Event Date: 10 May 2013
The Wiener Library
29 Russell Square,
London WC1B 5DP
Sanctioned Laughter: Humour, War and Dictatorship in Twentieth Century Europe
What was the relationship between power and laughter in the fascist and communist dictatorships of the twentieth century?
This workshop will examine why European dictatorships found it so difficult to dispense with humour, even though this risked subverting claims to total political commitment made by the regimes of Stalin, Hitler and Mussolini. Was official humour simply a tool for keeping the masses pliant, or was it shaped as much by the rulers as by the ruled? Was there a clear line between official, unofficial and subversive humour? Speakers will address these questions and others as they consider state-sanctioned humour in Europe, with a particular focus on Germany, Italy and Russia during the 1930s and 1940s.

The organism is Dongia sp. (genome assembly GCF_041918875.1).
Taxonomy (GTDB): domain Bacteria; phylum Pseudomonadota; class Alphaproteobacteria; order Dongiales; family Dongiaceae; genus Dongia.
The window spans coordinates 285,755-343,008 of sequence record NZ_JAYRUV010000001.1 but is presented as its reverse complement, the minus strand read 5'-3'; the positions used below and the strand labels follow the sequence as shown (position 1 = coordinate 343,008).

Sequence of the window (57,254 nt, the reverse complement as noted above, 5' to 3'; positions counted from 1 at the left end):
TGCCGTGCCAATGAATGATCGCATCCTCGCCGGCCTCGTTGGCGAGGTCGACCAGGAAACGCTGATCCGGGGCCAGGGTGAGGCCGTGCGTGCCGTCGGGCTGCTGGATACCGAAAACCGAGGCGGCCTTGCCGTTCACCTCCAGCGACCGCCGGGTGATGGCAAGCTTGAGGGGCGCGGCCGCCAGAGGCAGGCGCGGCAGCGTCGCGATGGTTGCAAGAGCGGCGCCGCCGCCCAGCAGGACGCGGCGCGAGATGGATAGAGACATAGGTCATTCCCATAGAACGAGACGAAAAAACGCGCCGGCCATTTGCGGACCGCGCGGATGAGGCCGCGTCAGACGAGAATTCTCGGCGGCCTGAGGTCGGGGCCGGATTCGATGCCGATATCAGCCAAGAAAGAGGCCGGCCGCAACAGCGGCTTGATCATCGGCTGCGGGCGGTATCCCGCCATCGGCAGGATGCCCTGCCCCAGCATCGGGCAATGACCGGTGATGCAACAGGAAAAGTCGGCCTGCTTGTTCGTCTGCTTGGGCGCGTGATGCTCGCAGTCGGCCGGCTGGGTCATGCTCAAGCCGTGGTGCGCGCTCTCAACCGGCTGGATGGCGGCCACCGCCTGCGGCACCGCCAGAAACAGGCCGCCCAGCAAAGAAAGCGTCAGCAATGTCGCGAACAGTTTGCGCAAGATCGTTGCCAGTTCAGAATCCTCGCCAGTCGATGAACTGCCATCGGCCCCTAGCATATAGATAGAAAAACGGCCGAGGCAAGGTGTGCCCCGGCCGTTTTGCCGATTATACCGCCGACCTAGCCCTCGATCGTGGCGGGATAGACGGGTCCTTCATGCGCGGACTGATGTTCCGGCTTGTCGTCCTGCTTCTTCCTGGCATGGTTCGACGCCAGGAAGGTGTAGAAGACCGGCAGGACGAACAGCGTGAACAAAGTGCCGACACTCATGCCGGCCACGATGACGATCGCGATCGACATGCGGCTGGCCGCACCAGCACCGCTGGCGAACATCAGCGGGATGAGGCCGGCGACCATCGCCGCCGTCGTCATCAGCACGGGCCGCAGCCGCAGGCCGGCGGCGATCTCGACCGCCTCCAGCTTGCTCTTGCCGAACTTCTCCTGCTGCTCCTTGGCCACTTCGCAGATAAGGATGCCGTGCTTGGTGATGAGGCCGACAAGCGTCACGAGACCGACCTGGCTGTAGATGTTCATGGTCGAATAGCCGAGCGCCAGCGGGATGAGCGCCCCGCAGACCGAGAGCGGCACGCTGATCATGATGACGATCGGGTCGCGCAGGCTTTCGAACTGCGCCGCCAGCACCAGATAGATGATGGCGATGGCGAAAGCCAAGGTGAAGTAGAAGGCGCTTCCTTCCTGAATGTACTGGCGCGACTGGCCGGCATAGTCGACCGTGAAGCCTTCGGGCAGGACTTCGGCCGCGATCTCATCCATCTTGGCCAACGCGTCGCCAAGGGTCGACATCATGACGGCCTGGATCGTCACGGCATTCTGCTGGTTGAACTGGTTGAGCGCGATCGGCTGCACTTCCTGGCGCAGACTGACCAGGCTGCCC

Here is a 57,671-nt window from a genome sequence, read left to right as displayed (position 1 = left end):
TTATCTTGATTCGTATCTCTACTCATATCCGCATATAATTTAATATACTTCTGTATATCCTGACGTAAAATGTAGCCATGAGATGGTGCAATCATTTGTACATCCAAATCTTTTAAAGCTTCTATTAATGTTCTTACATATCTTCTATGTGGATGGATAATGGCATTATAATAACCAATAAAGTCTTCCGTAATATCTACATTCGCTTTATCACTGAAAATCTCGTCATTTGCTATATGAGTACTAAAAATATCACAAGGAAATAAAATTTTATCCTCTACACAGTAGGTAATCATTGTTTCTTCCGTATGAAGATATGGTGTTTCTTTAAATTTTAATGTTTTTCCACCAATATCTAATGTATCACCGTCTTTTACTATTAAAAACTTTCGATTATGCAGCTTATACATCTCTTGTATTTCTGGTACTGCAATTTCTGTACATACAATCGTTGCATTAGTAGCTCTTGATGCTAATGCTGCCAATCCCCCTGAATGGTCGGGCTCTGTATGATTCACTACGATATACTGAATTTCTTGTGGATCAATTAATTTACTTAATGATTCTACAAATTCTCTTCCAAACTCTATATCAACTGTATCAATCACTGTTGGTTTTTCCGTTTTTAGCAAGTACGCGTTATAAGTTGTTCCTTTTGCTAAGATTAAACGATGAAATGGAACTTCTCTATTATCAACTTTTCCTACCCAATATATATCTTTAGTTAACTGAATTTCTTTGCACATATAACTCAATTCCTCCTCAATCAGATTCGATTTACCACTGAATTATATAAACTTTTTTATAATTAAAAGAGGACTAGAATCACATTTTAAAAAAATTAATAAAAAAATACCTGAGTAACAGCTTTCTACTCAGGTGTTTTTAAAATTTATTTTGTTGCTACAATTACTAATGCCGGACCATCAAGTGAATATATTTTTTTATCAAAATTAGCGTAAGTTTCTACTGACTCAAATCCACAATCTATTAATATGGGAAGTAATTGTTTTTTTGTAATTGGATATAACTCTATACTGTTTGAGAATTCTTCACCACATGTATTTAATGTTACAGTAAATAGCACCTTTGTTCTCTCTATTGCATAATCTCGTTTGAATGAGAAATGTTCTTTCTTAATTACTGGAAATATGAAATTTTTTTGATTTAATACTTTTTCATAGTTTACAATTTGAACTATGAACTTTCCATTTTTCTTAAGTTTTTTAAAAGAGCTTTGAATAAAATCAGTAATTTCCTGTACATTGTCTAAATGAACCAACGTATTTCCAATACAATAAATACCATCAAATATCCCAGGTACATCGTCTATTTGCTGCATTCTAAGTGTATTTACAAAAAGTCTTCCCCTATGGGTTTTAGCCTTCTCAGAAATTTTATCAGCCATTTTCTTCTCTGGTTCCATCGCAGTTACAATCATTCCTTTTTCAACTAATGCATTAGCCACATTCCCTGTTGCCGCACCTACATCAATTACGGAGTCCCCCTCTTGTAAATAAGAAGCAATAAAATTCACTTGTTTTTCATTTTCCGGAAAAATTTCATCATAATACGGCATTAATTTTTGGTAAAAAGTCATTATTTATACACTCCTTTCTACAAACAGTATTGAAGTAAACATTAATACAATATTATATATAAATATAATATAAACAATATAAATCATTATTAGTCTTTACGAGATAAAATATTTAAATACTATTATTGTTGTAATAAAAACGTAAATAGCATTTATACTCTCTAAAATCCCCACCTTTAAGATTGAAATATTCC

Professor Stephen Gundle (Warwick) – Laughing under Fascism: Comedy, Jokes and Ridicule in Italy 1922-1943